BY MICHAEL SIMPSON
rain gauge or another anemometer.
One of the most difficult aspects
of making an anemometer is the construction of the cup and hub assembly. If they are not perfectly balanced,
the anemometer may not operate
properly or even worse, fly apart at
high speeds. A company called
ForceField has solved this problem for
us. They offer a molded plastic cup
and hub assembly for around $20.
As shown in Figure 2, the assembly has a very small pre-drilled hole in
the center, so all we need to do is
enlarge it to the correct size and it will
always be dead center.
Our homemade anemometer will
feature this assembly. We will build a
small ball bearing mount to attach the
assembly and a couple of magnets
and a reed sensor. Don’t panic; the
reed sensor is nothing more than the
small glass reed removed from a reed
relay that you can purchase from your
To interface this anemometer, we
will use a small, 1-Wire board available
from a company called Hobby Boards.
You will be hearing more about
Hobby Boards later in this article, as
well as throughout the series.
The dual counter shown in Figure
3 is a very small board that measures
about 3/4” x 1”. It has a small battery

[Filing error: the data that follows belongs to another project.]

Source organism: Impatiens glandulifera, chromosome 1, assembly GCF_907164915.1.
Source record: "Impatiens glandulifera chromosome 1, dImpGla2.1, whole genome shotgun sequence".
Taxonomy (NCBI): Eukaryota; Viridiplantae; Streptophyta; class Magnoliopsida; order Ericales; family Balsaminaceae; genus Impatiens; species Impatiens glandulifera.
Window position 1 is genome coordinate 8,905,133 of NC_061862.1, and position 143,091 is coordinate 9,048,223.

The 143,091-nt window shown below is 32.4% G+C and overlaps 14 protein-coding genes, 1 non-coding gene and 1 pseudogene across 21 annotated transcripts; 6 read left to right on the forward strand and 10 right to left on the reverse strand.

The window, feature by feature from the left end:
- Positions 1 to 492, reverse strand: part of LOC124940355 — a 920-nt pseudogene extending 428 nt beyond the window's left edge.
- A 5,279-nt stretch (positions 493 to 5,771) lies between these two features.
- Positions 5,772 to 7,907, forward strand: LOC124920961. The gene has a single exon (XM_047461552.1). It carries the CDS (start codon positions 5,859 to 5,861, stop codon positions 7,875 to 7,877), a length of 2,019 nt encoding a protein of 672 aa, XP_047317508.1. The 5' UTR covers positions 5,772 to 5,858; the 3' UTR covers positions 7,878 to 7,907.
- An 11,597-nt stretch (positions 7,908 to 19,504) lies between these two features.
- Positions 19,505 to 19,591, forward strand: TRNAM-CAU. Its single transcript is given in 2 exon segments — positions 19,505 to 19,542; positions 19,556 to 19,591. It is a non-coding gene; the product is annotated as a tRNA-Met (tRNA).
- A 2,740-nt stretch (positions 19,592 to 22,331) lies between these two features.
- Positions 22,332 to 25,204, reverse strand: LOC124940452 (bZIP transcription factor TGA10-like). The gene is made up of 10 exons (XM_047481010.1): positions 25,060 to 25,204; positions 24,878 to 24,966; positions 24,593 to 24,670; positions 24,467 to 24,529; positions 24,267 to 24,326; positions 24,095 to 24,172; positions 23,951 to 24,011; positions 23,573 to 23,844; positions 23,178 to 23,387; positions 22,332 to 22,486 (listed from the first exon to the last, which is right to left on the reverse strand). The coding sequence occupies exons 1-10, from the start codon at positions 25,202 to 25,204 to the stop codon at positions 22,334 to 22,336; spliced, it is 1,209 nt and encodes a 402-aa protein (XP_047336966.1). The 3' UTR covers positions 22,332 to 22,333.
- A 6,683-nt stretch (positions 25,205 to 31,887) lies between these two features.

that will allow the onboard DS2423 to
retain its counts for years.
shows the basic
hookup for connecting a reed to the
counter. The cool
thing about the
onboard DS2423 is
that it has built-in
denounce so you
don’t have to worry
about any additionally
circuitry. Notice that
we are only using half
of the counter so later
we can connect some
other sensor like a
Features of the Homemade
• This is the most sensitive anemometer out of the three. I ran several tests
outside, and on very calm days this
was the only anemometer turning.
The cup assembly has the lowest mass
so it takes much less air flow to get it
going and it also tended to track the
variations in winds much better than
■ FIGURE 2
• This device is very resistant to water
damage due to its simple design.
• Since you are building the unit, it
will be very easy to repair or replace
Take a counter reading, wait
1.5 seconds, then take another. Subtract
the first from the second and multiply
by . 88.
• This anemometer has the smallest
footprint and weighs the least of all
three, so the weather pole used can
be quite small.
Homemade Anemometer Assembly
Before you proceed, please read
through all the instructions. You will
need the following tools to complete
• It’s not restricted to 1-Wire. You can
use several interface options.
• Drill — This can be any kind of drill.
You will also need 1/8” and 5/16” drill
I ran tests up to 50 MPH with
my car, so this anemometer should
hold up nicely under most weather
conditions. This anemometer uses the
• Pliers — You will need these to tighten the lock nut.
• Screwdriver — You will need this to
tighten the machine screw.
MPH = counts over 1.5 second
time period . 88
• Soldering Iron — This is needed for
■ FIGURE 3
■ SCHEMATIC 1
February 2007 35